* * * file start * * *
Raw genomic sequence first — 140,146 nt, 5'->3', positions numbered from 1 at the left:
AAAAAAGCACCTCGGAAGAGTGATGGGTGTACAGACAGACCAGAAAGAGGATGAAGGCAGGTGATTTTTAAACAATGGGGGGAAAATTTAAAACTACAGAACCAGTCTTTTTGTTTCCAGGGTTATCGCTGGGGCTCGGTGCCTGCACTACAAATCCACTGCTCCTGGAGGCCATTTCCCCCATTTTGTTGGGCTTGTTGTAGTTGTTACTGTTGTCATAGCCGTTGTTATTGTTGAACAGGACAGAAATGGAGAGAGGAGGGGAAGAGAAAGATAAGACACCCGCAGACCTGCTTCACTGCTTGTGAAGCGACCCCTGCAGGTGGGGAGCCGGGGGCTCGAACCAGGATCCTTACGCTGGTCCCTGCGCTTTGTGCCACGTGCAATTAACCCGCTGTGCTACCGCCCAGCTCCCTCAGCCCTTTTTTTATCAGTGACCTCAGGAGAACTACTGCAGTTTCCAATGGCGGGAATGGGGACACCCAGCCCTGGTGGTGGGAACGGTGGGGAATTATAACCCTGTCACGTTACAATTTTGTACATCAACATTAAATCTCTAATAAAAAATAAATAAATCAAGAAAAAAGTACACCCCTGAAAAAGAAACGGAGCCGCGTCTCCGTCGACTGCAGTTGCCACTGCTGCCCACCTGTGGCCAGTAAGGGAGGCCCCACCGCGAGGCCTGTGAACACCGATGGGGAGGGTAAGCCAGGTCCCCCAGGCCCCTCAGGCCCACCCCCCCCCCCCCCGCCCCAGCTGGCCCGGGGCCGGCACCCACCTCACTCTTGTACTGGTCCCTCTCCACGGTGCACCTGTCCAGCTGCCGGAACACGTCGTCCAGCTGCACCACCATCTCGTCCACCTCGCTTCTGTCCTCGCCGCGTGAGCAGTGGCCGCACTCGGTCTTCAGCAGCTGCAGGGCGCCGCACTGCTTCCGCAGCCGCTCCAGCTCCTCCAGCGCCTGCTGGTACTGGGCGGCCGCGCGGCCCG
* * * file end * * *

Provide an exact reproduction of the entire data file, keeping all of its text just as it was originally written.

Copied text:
Raw genomic sequence first — 140,146 nt, 5'->3', positions numbered from 1 at the left:
AAAAAAGCACCTCGGAAGAGTGATGGGTGTACAGACAGACCAGAAAGAGGATGAAGGCAGGTGATTTTTAAACAATGGGGGGAAAATTTAAAACTACAGAACCAGTCTTTTTGTTTCCAGGGTTATCGCTGGGGCTCGGTGCCTGCACTACAAATCCACTGCTCCTGGAGGCCATTTCCCCCATTTTGTTGGGCTTGTTGTAGTTGTTACTGTTGTCATAGCCGTTGTTATTGTTGAACAGGACAGAAATGGAGAGAGGAGGGGAAGAGAAAGATAAGACACCCGCAGACCTGCTTCACTGCTTGTGAAGCGACCCCTGCAGGTGGGGAGCCGGGGGCTCGAACCAGGATCCTTACGCTGGTCCCTGCGCTTTGTGCCACGTGCAATTAACCCGCTGTGCTACCGCCCAGCTCCCTCAGCCCTTTTTTTATCAGTGACCTCAGGAGAACTACTGCAGTTTCCAATGGCGGGAATGGGGACACCCAGCCCTGGTGGTGGGAACGGTGGGGAATTATAACCCTGTCACGTTACAATTTTGTACATCAACATTAAATCTCTAATAAAAAATAAATAAATCAAGAAAAAAGTACACCCCTGAAAAAGAAACGGAGCCGCGTCTCCGTCGACTGCAGTTGCCACTGCTGCCCACCTGTGGCCAGTAAGGGAGGCCCCACCGCGAGGCCTGTGAACACCGATGGGGAGGGTAAGCCAGGTCCCCCAGGCCCCTCAGGCCCACCCCCCCCCCCCCCGCCCCAGCTGGCCCGGGGCCGGCACCCACCTCACTCTTGTACTGGTCCCTCTCCACGGTGCACCTGTCCAGCTGCCGGAACACGTCGTCCAGCTGCACCACCATCTCGTCCACCTCGCTTCTGTCCTCGCCGCGTGAGCAGTGGCCGCACTCGGTCTTCAGCAGCTGCAGGGCGCCGCACTGCTTCCGCAGCCGCTCCAGCTCCTCCAGCGCCTGCTGGTACTGGGCGGCCGCGCGGCCCG